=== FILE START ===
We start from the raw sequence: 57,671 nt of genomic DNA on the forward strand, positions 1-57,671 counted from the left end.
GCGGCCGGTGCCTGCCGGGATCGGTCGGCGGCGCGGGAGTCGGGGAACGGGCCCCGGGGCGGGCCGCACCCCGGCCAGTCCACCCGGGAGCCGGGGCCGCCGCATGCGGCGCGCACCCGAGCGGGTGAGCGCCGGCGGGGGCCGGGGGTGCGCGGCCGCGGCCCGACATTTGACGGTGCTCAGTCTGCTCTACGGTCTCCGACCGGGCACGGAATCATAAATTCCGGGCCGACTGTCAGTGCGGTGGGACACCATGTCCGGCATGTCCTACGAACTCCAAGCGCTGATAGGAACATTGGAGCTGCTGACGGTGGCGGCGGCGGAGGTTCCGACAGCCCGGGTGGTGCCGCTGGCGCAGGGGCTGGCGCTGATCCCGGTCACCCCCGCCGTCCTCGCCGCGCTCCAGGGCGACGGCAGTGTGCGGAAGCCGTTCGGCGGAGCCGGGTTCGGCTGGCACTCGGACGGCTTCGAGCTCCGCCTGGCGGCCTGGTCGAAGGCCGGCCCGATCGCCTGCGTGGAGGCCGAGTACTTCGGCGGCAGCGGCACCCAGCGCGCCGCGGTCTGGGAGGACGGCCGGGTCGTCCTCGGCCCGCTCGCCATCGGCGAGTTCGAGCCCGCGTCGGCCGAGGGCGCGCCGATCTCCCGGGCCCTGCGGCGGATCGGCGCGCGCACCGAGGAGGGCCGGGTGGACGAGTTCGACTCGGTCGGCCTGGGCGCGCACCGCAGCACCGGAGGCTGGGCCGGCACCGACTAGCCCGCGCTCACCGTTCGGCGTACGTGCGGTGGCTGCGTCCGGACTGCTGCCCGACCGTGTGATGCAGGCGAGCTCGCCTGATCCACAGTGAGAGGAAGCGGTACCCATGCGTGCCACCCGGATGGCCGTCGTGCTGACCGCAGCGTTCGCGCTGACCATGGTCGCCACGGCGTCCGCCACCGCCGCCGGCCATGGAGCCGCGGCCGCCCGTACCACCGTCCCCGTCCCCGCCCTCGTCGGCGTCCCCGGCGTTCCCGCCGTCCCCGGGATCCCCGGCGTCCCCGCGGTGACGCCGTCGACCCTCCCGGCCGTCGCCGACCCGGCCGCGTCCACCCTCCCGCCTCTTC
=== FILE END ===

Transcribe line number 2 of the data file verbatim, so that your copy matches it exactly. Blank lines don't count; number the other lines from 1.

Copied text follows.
GCGGCCGGTGCCTGCCGGGATCGGTCGGCGGCGCGGGAGTCGGGGAACGGGCCCCGGGGCGGGCCGCACCCCGGCCAGTCCACCCGGGAGCCGGGGCCGCCGCATGCGGCGCGCACCCGAGCGGGTGAGCGCCGGCGGGGGCCGGGGGTGCGCGGCCGCGGCCCGACATTTGACGGTGCTCAGTCTGCTCTACGGTCTCCGACCGGGCACGGAATCATAAATTCCGGGCCGACTGTCAGTGCGGTGGGACACCATGTCCGGCATGTCCTACGAACTCCAAGCGCTGATAGGAACATTGGAGCTGCTGACGGTGGCGGCGGCGGAGGTTCCGACAGCCCGGGTGGTGCCGCTGGCGCAGGGGCTGGCGCTGATCCCGGTCACCCCCGCCGTCCTCGCCGCGCTCCAGGGCGACGGCAGTGTGCGGAAGCCGTTCGGCGGAGCCGGGTTCGGCTGGCACTCGGACGGCTTCGAGCTCCGCCTGGCGGCCTGGTCGAAGGCCGGCCCGATCGCCTGCGTGGAGGCCGAGTACTTCGGCGGCAGCGGCACCCAGCGCGCCGCGGTCTGGGAGGACGGCCGGGTCGTCCTCGGCCCGCTCGCCATCGGCGAGTTCGAGCCCGCGTCGGCCGAGGGCGCGCCGATCTCCCGGGCCCTGCGGCGGATCGGCGCGCGCACCGAGGAGGGCCGGGTGGACGAGTTCGACTCGGTCGGCCTGGGCGCGCACCGCAGCACCGGAGGCTGGGCCGGCACCGACTAGCCCGCGCTCACCGTTCGGCGTACGTGCGGTGGCTGCGTCCGGACTGCTGCCCGACCGTGTGATGCAGGCGAGCTCGCCTGATCCACAGTGAGAGGAAGCGGTACCCATGCGTGCCACCCGGATGGCCGTCGTGCTGACCGCAGCGTTCGCGCTGACCATGGTCGCCACGGCGTCCGCCACCGCCGCCGGCCATGGAGCCGCGGCCGCCCGTACCACCGTCCCCGTCCCCGCCCTCGTCGGCGTCCCCGGCGTTCCCGCCGTCCCCGGGATCCCCGGCGTCCCCGCGGTGACGCCGTCGACCCTCCCGGCCGTCGCCGACCCGGCCGCGTCCACCCTCCCGCCTCTTC